Delegates can, however, agree on Tintin as the prototype citizen of the new Europe: "He was created in Belgium and adopted by France, but in translation he has been embraced by the whole continent," says Crumley. "They see him as a European counterbalance to Mickey Mouse." As if an anti-Mickey were needed in a country that honored Jerry Lewis as a cultural treasure.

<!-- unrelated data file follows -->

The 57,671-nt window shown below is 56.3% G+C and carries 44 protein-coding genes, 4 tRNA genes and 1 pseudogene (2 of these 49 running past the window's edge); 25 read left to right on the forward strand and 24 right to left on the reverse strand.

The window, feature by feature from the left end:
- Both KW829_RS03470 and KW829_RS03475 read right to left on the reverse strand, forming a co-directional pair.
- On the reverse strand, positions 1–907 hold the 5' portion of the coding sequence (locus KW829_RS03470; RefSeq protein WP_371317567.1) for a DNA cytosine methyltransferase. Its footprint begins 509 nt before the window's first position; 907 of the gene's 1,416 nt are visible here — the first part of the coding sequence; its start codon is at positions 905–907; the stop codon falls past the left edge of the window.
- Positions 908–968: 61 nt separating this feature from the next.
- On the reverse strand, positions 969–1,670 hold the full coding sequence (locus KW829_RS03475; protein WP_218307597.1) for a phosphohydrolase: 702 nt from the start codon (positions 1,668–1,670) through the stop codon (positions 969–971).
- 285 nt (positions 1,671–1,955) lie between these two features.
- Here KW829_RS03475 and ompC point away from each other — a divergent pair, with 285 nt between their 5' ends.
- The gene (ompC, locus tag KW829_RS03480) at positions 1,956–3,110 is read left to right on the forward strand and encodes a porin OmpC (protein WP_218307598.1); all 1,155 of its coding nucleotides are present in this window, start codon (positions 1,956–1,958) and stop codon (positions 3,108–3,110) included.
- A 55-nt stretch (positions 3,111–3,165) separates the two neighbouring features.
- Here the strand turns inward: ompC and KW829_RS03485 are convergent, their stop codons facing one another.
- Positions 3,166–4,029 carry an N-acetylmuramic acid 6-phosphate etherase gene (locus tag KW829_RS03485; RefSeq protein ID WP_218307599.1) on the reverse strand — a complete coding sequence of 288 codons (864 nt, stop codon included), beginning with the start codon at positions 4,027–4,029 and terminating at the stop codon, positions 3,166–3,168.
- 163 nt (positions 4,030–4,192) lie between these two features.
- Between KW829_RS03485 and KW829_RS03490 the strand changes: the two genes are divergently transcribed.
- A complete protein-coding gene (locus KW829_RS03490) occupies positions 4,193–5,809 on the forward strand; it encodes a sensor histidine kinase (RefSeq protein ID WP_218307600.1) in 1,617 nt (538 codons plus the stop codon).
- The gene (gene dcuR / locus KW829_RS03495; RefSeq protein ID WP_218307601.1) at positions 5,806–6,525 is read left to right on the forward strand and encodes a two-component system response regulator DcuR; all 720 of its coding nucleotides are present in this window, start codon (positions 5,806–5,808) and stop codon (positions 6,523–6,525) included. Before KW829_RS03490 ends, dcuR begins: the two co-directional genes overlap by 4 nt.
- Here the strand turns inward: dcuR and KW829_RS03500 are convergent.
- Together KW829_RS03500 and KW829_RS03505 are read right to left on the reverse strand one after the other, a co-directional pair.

PARIS: France's legislature would never be caught dead discussing anything as trivial as an extramarital affair. Not when it could be debating the politics of that intrepid cartoon adventurer, Tintin. On Wednesday, the National Assembly marked the 70th anniversary of the character's birth by debating his political allegiances. "It's a little tongue-in-cheek," says TIME Paris correspondent Bruce Crumley. "The Gaullists are arguing why Tintin encapsulates the virtues of center-right nationalism, while the socialists claim him for the center-left by pointing to his compassion and altruism." And then of course the traditional chorus on the fringes cites everything from Tintin's racist colonial adventures to the fact that his creator, George Remi (aka Hergé), is accused of collaborating with the Nazis during the war.